Know before you go:

The only lodging (outside of camping) within the park is Kettle Falls Hotel. It has a super interesting history, and feels like stepping back into another time. I recommend staying for a night or two and arranging a boat shuttle through the hotel. Then explore the island and borrow the hotel’s canoe to explore.

Pro tip:

Visit Voyageurs and Isle Royale on the same trip. The drive is just over four hours from Grand Portage to Voyageurs, and takes you in part along the gorgeous Scenic 61 highway.

Dry Tortugas — FLORIDA

Surprise, another island park. The beauty of an island with limited options to reach it is that there is also a limited amount of people who will be on it. You can’t just drive up to an overlook at this park, you’re going to have to work for it. You can take the ferry from Key West or hop on a seaplane out to the gulf. You’ll soon find yourself in what seems like another world.

Explore the fort, lounge on the beach, snorkel, or camp under the deep dark skies.

Know before you go:

Reserve your tickets in advance! There are limited tickets each day and you don’t want to get all the way to the Keys and be turned away.

Pro tip:

Snorkel! I spent an entire afternoon snorkeling and laying on the beach — a truly special experience.

Big Bend — TEXAS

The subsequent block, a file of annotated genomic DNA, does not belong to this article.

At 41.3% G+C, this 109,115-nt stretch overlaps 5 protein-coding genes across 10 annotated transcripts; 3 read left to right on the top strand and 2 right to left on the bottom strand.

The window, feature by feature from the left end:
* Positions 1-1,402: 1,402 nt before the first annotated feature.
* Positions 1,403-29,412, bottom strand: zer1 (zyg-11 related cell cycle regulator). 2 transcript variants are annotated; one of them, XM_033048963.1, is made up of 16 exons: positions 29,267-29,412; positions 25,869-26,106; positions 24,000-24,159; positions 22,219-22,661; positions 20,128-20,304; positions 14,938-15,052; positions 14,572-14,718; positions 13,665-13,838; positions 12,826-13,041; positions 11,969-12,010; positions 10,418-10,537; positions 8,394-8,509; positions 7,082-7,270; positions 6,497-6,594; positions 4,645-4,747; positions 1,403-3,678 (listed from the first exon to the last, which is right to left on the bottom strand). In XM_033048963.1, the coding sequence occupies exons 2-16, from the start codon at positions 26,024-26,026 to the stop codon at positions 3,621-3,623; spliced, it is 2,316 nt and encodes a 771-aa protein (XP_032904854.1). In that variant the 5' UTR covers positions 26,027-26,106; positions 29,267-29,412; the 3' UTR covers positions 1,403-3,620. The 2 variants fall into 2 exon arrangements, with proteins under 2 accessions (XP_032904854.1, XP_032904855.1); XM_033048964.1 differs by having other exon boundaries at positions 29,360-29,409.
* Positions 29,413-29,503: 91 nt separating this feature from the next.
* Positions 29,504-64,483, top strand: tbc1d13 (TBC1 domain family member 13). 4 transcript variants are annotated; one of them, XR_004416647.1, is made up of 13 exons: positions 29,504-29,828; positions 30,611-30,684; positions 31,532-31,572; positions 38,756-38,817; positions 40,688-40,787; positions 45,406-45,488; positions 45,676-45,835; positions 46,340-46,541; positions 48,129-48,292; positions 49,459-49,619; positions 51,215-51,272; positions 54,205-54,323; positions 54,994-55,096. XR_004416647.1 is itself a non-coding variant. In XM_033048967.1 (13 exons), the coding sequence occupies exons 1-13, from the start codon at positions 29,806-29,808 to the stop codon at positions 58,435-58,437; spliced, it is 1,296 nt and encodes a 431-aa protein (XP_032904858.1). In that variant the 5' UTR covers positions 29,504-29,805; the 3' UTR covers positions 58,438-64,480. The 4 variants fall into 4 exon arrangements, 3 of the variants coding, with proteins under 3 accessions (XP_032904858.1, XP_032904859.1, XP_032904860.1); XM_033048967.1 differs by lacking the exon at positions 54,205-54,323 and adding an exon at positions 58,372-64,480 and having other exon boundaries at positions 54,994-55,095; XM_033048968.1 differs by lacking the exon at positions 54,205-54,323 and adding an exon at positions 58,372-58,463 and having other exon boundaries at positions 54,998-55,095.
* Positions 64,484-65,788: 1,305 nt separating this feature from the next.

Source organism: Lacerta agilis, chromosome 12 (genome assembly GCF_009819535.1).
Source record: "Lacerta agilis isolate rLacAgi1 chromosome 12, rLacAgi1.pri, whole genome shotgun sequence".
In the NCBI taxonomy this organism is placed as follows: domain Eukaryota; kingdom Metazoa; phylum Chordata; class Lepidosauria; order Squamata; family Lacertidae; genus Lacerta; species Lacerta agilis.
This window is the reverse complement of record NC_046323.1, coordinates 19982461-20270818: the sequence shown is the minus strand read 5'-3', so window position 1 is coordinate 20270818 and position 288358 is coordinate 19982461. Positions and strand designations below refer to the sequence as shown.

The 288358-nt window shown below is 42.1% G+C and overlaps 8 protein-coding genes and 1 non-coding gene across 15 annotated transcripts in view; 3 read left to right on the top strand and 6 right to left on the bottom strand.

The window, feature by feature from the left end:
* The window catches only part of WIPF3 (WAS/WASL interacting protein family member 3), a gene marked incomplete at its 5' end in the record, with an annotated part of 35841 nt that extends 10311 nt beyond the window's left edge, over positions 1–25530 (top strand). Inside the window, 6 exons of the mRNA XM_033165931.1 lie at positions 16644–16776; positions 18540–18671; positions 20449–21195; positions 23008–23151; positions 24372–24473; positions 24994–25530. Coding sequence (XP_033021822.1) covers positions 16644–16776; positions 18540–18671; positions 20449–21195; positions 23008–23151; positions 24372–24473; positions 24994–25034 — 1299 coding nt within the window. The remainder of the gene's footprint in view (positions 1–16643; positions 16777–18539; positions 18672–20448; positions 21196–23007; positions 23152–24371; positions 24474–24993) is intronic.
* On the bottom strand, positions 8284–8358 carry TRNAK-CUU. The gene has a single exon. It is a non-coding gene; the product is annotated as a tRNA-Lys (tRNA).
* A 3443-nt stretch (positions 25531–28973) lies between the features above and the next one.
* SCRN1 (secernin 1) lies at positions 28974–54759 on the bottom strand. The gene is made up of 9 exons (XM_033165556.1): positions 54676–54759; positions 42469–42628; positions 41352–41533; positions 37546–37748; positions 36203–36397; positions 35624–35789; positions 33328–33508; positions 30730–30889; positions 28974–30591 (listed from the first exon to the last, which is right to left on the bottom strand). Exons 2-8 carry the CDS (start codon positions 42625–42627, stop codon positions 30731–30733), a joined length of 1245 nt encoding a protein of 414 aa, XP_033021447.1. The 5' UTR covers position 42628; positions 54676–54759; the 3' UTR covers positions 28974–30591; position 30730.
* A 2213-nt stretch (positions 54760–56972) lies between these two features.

Big Bend might not be the greatest park to visit in the middle of summer — unless you love extreme heat — but it is a park to add to your list if you’re looking for some solitude. There is no reason this park is less visited other than that it’s hard to get to. But the longer the road the greater the reward (in this case, anyway).

This section of the Rio Grande River is truly breathtaking. Take a multi-day float trip for a remote adventure that should be way more talked about.

Know before you go:

Like I said, it’s hard to get to Big Bend. And once you’re there services are extremely limited. So plan ahead, plan ahead, plan ahead. Include a lot of water in your planning — it’s hot.

Pro tip:

Road-tripping to Big Bend is an adventure in itself. When I visited I stopped in Marfa on the way (the sort-of-home to the insta-famous Prada Marfa), and really enjoyed the laid back artsy vibe of the town. It’s also hard to reach, so a great add on to a Big Bend trip.

North Cascades — WASHINGTON

I’m constantly surprised that North Cascades still manages to make the list of least visited US National Parks. Only three hours from Seattle, and with views like the one above, that’s hard to believe. But I doubt the secret can be kept much longer, so I’d add this park to your summer road trip list. The park is home to rugged mountains, bright blue lakes, forested trails and beautiful waterfalls. Your jaw will drop at every turn.

Know before you go:

The main thoroughfare can become crowded, but don’t let that deter you — just get off the beaten path a bit.

Pro tip:

Go swimming in Diablo Lake! It is the definition of #nofilter beauty.

Black Canyon of the Gunnison — COLORADO

Colorado parks are known for being overcrowded — and they often are… in most places. But somehow, not at Black Canyon of the Gunnison. I’ve regularly visited without seeing more than 10 other people. This allows me to bask in the moment, just experiencing the solitude and the peace of the canyon.

Know before you go:

You can access Black Canyon at the South or North Rim. The south seems to be more crowded, but also easier to access.

Pro tip:

Watch the stars! Black Canyon is a certified dark sky park.